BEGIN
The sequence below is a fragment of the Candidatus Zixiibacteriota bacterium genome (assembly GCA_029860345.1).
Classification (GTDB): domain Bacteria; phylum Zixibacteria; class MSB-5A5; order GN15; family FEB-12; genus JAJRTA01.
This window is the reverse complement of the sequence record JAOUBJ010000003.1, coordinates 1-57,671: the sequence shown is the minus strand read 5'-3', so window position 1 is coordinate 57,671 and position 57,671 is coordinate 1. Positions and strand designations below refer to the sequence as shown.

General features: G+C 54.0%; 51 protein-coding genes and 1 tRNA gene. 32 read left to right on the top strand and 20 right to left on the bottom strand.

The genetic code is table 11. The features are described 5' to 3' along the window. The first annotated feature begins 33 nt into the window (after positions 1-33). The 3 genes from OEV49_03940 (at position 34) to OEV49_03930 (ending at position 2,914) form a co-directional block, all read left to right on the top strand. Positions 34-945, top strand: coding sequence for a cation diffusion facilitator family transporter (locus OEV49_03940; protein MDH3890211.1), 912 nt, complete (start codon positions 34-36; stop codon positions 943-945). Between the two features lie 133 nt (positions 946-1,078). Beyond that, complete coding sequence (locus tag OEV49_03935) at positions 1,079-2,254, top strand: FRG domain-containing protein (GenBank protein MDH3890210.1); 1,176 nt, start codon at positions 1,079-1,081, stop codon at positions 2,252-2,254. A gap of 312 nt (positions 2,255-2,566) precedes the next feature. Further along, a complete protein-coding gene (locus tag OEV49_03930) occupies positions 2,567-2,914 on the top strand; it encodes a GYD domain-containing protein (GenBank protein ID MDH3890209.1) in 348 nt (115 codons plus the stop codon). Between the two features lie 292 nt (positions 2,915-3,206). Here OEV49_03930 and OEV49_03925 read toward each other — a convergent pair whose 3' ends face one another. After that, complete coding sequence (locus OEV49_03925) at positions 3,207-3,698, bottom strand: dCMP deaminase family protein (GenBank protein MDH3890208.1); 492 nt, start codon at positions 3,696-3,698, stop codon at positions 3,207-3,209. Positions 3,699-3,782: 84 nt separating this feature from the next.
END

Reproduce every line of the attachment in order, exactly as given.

The sequence below is a fragment of the Candidatus Zixiibacteriota bacterium genome (assembly GCA_029860345.1).
Classification (GTDB): domain Bacteria; phylum Zixibacteria; class MSB-5A5; order GN15; family FEB-12; genus JAJRTA01.
This window is the reverse complement of the sequence record JAOUBJ010000003.1, coordinates 1-57,671: the sequence shown is the minus strand read 5'-3', so window position 1 is coordinate 57,671 and position 57,671 is coordinate 1. Positions and strand designations below refer to the sequence as shown.

General features: G+C 54.0%; 51 protein-coding genes and 1 tRNA gene. 32 read left to right on the top strand and 20 right to left on the bottom strand.

The genetic code is table 11. The features are described 5' to 3' along the window. The first annotated feature begins 33 nt into the window (after positions 1-33). The 3 genes from OEV49_03940 (at position 34) to OEV49_03930 (ending at position 2,914) form a co-directional block, all read left to right on the top strand. Positions 34-945, top strand: coding sequence for a cation diffusion facilitator family transporter (locus OEV49_03940; protein MDH3890211.1), 912 nt, complete (start codon positions 34-36; stop codon positions 943-945). Between the two features lie 133 nt (positions 946-1,078). Beyond that, complete coding sequence (locus tag OEV49_03935) at positions 1,079-2,254, top strand: FRG domain-containing protein (GenBank protein MDH3890210.1); 1,176 nt, start codon at positions 1,079-1,081, stop codon at positions 2,252-2,254. A gap of 312 nt (positions 2,255-2,566) precedes the next feature. Further along, a complete protein-coding gene (locus tag OEV49_03930) occupies positions 2,567-2,914 on the top strand; it encodes a GYD domain-containing protein (GenBank protein ID MDH3890209.1) in 348 nt (115 codons plus the stop codon). Between the two features lie 292 nt (positions 2,915-3,206). Here OEV49_03930 and OEV49_03925 read toward each other — a convergent pair whose 3' ends face one another. After that, complete coding sequence (locus OEV49_03925) at positions 3,207-3,698, bottom strand: dCMP deaminase family protein (GenBank protein MDH3890208.1); 492 nt, start codon at positions 3,696-3,698, stop codon at positions 3,207-3,209. Positions 3,699-3,782: 84 nt separating this feature from the next.